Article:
Tomoya: But even with the current models, they still are kind of sticky on the inside, just like the older model “laughs.”

Masaaki: Indeed, in terms of comfort, 2.5-layer fall short of 3-layers, and there are now even lighter, more comfortable, and more breathable options available. However, this jacket, with its unique characteristics, stands as a product of its own.

Akira: The outer fabric is also 30 denier, which is thick enough to hold coatings well, ensuring good water repellency.

4. Montbell - Versalite Jacket

Montbell's Lightest, the Windstopper Series

Weight: 134g
Material: Gore-Tex Infinium Windstopper
Features: Hydrophobic Porous Membrane
Surface: 10 denier
Structure: 2-layer
Water resistance: over 30,000mm
Breathability: 43,000g/m²

Masaaki: On the other hand, when it comes to lightweight rain jackets in Japan, the Montbell “Versalite Jacket” is somewhat the go to choice. This product has also become a long-lasting favorite, and due to Montbell’s extensive distribution network within the country, you can find it in many places. It’s quite impressive that a giant manufacturer like Montbell is offering a product with such an aggressive weight of 134g.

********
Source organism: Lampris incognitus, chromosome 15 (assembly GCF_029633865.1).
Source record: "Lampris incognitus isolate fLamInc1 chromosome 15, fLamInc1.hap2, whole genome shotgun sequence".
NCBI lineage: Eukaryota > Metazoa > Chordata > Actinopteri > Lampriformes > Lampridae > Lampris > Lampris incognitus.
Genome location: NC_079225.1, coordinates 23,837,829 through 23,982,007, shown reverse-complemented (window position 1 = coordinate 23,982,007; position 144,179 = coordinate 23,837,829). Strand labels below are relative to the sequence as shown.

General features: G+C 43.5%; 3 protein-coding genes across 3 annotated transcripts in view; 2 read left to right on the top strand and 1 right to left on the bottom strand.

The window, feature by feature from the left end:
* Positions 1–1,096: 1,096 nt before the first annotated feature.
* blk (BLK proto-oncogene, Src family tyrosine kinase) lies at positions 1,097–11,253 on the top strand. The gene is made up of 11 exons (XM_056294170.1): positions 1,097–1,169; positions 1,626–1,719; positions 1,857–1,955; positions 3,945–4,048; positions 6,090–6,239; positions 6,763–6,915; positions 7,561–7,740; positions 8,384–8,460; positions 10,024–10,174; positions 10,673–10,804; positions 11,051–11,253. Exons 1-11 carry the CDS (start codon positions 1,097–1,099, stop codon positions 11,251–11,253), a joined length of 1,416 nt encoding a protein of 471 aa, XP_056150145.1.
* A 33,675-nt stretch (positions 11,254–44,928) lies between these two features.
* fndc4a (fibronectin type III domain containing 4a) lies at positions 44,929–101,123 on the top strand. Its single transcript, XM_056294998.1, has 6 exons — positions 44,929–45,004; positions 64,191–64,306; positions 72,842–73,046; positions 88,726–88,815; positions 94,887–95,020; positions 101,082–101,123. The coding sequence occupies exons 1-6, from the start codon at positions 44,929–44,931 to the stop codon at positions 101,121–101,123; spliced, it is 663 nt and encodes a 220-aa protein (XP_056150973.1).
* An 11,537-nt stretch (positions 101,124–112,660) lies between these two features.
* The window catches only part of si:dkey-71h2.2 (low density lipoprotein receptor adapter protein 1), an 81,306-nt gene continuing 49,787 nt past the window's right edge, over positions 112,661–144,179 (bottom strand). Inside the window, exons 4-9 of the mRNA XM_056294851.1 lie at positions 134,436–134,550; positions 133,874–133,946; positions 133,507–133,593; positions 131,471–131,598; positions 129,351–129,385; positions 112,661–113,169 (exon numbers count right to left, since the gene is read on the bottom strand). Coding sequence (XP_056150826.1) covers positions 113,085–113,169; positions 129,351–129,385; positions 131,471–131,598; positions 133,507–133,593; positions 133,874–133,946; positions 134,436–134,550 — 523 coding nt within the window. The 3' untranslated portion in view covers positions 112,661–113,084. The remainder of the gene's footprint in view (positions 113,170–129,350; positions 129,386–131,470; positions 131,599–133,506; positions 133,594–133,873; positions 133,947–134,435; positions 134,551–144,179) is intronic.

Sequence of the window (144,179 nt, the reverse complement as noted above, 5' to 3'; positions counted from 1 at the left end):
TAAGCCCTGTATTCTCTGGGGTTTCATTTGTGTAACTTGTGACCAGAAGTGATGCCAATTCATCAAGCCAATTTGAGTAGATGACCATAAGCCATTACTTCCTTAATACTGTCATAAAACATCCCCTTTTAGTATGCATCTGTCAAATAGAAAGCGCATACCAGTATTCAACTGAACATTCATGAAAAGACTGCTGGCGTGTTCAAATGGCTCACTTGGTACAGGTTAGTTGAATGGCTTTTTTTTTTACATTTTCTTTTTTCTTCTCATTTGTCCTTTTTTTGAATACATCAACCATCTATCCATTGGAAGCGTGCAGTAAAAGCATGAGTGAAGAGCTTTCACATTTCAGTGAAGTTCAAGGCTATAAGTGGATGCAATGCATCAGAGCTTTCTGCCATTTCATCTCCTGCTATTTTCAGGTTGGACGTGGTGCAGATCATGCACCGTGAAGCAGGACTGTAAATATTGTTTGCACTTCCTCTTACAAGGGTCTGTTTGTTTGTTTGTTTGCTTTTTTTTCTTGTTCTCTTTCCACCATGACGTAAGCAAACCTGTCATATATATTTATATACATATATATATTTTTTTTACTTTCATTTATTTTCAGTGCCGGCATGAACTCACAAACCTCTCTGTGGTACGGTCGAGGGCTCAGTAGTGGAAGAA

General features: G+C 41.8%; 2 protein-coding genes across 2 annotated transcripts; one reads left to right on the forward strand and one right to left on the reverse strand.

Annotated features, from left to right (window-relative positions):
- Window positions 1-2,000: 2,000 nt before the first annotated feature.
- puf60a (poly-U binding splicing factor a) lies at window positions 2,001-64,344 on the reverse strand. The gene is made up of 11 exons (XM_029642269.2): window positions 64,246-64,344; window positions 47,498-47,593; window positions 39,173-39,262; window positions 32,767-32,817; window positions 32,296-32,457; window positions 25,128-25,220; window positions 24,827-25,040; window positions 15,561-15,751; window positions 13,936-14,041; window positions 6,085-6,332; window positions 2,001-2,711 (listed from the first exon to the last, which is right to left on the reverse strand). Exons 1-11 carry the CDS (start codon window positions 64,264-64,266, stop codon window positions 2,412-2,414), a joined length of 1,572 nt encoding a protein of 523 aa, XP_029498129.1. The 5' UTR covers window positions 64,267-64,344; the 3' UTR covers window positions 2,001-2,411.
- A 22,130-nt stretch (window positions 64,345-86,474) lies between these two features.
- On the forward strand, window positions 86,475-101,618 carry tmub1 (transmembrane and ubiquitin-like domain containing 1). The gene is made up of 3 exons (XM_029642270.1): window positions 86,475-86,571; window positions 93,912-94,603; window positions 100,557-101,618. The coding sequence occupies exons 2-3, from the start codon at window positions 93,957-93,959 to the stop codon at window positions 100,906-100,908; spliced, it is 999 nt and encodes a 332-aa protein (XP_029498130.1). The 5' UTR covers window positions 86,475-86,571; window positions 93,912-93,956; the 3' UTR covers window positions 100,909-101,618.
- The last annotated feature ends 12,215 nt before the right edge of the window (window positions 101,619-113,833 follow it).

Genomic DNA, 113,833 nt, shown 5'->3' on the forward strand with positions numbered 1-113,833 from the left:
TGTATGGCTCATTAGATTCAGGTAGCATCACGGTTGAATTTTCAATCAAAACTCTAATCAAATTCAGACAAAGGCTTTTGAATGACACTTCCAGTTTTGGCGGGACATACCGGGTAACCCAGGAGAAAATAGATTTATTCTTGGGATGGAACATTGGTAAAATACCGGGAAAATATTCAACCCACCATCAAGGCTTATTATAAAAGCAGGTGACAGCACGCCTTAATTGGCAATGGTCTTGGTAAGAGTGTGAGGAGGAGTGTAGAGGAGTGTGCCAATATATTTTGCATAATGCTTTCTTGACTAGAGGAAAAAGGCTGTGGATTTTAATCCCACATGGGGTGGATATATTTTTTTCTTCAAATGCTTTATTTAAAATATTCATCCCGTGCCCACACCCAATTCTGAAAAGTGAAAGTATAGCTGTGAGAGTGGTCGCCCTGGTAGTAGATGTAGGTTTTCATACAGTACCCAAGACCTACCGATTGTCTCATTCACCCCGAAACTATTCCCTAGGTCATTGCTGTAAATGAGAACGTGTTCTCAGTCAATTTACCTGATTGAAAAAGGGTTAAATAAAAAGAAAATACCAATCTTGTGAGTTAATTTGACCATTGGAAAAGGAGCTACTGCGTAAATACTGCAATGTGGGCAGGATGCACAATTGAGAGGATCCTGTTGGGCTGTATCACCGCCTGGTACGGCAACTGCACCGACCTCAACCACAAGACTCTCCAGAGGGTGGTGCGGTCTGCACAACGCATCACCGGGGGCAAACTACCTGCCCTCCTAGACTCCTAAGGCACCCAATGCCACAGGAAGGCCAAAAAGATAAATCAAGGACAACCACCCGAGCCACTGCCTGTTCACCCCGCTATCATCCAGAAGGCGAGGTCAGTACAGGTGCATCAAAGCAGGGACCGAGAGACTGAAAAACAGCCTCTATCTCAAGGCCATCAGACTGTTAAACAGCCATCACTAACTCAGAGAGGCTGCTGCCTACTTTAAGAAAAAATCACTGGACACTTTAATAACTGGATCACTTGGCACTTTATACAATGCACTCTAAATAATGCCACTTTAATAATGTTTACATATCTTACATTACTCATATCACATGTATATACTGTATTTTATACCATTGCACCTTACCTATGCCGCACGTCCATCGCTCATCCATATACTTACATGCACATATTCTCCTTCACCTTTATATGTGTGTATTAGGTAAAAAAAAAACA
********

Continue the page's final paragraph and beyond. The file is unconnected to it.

Tomoya: It’s not fair.

Masaaki: This jacket uses the material called Gore-Tex Infinium Windstopper.

Takahiro: When this model was first released, I remember it had a white color option, and it was incredibly thin to the point where you could see the race bib worn underneath. So, I think it originally weighed around 106g or something like that. However, a few years ago, they quietly switched the material to Windstopper.

Masaaki: I believe it was Montbell’s proprietary material in the past, right?

Takahiro: In the past, it was called “Hydro Breeze,” I believe. Windstopper originally was a softshell but the current Windstopper used in the Versalite has waterproof seam tape and a water resistance rating of 30,000mm, making it quite different from its earlier versions.

2-layer, Windstopper, a wind and waterprrof material, with no lining fabric to conver the membrane.

Masaaki: I think Windstopper used to be used in various products about 10 years ago, but recently, I haven’t heard much about it. So, when I realized that the Versalite had quietly switched to Windstopper, I was a bit surprised, you know?